Drive through New Mexico and you’re bound to see some pretty unique names along the way. Truth or Consequences, Tucumcari, Pie Town, just to name a few. And then there’s Angel Fire.
According to passed-down stories, the Moache Utes would come to the mountain every autumn for a celebration. At some point, they noticed a strange glow of red and orange flickering at the top of the Agua Fría peak. One of the elders declared the light was an omen, the fire of the god blessing the annual celebration. The strange glow was most likely the sun illuminating the mountaintop but the explanation was accepted and the area became a sacred space.
Later, Franciscan friars, in an attempt to convert the Native people to Christianity, claimed it was the fire of the angels. Their religion didn’t take, but the name, influenced by both Spanish and Native cultures, did. From then on, all referred to the mountain and surrounding lands as Angel Fire.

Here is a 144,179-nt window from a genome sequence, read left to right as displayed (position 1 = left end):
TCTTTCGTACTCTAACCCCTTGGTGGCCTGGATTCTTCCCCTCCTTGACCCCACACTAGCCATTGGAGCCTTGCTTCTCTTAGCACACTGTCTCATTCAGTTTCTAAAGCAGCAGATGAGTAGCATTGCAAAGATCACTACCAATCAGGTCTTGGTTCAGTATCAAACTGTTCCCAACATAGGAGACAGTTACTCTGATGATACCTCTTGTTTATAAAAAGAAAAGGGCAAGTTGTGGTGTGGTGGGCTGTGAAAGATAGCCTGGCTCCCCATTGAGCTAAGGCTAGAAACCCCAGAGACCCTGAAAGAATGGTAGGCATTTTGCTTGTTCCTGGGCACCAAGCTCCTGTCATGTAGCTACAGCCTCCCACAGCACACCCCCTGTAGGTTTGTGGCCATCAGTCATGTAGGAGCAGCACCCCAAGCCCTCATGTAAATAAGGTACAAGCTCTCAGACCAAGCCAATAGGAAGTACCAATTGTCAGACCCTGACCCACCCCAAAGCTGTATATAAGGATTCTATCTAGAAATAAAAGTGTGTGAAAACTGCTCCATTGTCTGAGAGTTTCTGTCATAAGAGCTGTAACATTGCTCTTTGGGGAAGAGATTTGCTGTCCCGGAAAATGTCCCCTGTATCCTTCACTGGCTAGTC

In his book, “The Place Names of New Mexico,” author Robert Julyan refers to a second legend.
“One account says lightning ignited a fire on the mountain and threatened an Indian camp. Just as the Indians were about to evacuate, the wind shifted, and a rainstorm extinguished the fire. The Indians began calling the peak ‘breath of spirits.’ ” He goes on to say that the Franciscans changed it to “breath of angels” and later, Angel Fire.
If you’ve ever been in Angel Fire to witness the spectacular sunrise and sunset colors, you will understand exactly what gave Angel Fire its name long ago when Ute Indians observed the glowing skies and called it the “fire of the angels.”